Awhile back, a writer contacted me for permission to use material from one of my nonfiction books. I learned that she wanted to paraphrase some of my material and directly quote other parts of it, and in total she wanted to use 40 percent of my book as a foundation from which to write her book. To her credit, she did ask for permission. But her request made it clear that she was unfamiliar with copyright law and how to use another writer's material according to the concept of Fair Use.
I don’t think copyright law and Fair Use is taught in high schools. Probably most people’s exposure to these concepts comes from an undergraduate course on journalism, an introductory course in graduate school, or from on-the-job training. But that still means that many young writers may have no knowledge of copyright law, especially if they are self-publishing right out of high school. All new writers need to know about copyright law and Fair Use or they may end up in serious legal trouble for copyright infringement. Fair Use, from the Copyright Act of 1976, 17 U.S.C. § 107, is as follows:
Notwithstanding the provisions of sections 17 U.S.C. § 106 and 17 U.S.C. § 106A, the fair use of a copyrighted work, including such use by reproduction in copies or phonorecords or by any other means specified by that section, for purposes such as criticism, comment, news reporting, teaching (including multiple copies for classroom use), scholarship, or research, is not an infringement of copyright. In determining whether the use made of a work in any particular case is a fair use the factors to be considered shall include:
the purpose and character of the use, including whether such use is of a commercial nature or is for nonprofit educational purposes;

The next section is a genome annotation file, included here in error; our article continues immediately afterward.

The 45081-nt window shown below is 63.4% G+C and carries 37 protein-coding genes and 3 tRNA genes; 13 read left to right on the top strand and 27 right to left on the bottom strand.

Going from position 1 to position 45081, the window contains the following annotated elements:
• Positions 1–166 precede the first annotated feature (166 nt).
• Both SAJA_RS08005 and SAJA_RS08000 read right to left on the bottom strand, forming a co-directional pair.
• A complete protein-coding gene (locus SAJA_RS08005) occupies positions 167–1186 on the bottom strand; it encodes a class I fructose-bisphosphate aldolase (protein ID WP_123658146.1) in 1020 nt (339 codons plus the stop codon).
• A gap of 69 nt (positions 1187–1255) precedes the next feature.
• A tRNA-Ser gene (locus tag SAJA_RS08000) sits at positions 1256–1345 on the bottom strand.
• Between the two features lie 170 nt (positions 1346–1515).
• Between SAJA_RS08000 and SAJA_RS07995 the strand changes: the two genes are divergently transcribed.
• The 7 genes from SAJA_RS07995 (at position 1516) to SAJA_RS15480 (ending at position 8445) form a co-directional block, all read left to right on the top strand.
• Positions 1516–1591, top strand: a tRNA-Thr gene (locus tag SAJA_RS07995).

the nature of the copyrighted work;
the amount and substantiality of the portion used in relation to the copyrighted work as a whole; and
the effect of the use upon the potential market for or value of the copyrighted work.
The fact that a work is unpublished shall not itself bar a finding of fair use if such finding is made upon consideration of all the above factors.
In my personal example, the crucial points of this definition turned out to be points 1 and 4: whether the use of my material was going to be for commercial purposes or for nonprofit educational uses, and the effect of the use on the potential market for the copyrighted work. The proposed use of my material was commercial -- to sell copies of another book -- and the possible effect may have been to publish this book in direct competition with my own in the same market. Because this proposed use would not have been in accordance with the concept of Fair Use, it would have been a copyright infringement.
Think of Fair Use as a guide to help you use someone else's material without infringing upon his or her copyright. To fall within the protective guidelines of Fair Use, and not get sued, you generally want to limit your use of someone else's material to only a few sentences. You must precisely attribute the material that you use to its author. And you should use this material for a non-competitive purpose such as research, reviewing, or instruction that will not cut into the other author's marketability. Here is a link through which to learn more about Fair Use and copyright law: Wikipedia summary of Fair Use